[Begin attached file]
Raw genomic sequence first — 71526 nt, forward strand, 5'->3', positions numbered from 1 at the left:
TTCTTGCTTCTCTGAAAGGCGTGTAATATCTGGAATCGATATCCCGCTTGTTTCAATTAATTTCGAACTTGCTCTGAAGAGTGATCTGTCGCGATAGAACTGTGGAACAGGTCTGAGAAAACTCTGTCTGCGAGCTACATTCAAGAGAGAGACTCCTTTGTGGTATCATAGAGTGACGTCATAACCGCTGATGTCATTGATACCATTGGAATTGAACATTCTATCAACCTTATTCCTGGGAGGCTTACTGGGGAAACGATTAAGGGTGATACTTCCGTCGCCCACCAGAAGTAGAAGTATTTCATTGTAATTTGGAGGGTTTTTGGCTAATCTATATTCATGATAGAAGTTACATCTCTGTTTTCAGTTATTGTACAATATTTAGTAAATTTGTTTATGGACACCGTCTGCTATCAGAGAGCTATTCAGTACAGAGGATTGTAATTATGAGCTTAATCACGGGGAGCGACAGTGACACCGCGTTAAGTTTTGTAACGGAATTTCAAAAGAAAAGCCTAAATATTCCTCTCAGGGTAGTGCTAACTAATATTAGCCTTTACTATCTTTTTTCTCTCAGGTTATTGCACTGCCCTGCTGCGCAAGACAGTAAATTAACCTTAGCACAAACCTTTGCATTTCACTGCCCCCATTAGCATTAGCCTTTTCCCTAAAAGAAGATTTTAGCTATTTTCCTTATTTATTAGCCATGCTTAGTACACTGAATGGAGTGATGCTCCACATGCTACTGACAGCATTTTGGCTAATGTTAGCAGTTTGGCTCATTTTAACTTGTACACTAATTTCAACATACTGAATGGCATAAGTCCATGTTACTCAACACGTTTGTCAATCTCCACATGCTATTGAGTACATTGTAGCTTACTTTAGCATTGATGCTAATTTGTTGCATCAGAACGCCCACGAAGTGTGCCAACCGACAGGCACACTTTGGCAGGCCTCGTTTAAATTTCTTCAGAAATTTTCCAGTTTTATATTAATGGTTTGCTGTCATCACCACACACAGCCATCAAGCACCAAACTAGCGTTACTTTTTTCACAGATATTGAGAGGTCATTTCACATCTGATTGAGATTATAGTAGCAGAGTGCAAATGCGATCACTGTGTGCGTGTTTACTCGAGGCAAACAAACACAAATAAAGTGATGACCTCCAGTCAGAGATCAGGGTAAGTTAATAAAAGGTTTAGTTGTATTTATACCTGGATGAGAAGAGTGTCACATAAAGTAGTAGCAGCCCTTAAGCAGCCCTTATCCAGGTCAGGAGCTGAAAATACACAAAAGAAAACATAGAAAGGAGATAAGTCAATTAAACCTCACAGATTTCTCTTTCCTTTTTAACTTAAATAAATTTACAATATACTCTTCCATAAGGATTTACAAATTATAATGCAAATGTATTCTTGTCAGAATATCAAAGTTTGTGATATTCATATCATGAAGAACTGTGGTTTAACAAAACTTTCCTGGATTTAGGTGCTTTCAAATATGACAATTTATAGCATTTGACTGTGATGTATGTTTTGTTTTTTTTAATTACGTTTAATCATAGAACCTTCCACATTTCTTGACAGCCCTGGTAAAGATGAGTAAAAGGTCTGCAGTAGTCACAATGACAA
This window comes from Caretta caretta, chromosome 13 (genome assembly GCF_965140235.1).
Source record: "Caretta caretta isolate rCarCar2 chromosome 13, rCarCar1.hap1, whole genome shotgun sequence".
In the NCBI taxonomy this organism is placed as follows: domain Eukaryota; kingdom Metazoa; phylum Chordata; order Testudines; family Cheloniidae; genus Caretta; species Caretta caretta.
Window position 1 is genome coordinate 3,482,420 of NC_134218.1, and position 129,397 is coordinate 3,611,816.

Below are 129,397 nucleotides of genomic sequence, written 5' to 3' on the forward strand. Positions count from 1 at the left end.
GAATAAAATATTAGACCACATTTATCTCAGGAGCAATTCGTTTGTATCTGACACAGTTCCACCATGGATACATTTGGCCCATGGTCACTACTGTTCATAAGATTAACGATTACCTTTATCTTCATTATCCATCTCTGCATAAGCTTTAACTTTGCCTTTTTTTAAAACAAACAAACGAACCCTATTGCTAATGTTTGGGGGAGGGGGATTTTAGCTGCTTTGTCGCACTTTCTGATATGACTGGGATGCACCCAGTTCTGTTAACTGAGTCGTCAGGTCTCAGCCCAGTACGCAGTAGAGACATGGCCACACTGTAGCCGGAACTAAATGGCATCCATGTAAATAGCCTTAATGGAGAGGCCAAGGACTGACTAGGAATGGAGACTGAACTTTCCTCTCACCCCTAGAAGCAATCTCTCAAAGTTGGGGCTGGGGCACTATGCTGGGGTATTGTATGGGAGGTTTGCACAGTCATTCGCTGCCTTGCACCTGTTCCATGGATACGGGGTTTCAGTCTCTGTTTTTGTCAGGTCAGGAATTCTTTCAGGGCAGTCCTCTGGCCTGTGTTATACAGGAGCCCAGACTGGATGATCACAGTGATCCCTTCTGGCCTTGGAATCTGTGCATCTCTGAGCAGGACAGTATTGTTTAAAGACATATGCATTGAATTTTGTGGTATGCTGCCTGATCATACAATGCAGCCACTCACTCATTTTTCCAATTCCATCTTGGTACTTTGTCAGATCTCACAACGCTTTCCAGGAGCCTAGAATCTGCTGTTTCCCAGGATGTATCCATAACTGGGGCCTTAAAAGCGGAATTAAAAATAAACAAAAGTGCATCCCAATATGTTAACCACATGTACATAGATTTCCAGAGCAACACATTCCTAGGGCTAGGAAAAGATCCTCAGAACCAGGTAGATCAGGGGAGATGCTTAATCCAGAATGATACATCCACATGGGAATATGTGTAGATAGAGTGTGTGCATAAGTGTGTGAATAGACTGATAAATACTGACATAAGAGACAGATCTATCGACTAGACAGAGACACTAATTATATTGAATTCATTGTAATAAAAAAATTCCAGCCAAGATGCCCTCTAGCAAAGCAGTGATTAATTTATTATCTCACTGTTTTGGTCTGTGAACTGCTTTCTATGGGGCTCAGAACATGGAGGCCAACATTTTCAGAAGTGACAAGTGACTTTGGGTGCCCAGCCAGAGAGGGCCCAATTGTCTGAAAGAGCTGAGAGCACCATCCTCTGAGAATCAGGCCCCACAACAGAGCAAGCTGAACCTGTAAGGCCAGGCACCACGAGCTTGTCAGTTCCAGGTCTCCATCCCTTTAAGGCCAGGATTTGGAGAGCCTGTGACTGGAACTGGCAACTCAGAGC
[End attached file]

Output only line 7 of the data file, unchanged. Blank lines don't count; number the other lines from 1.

Below are 129,397 nucleotides of genomic sequence, written 5' to 3' on the forward strand. Positions count from 1 at the left end.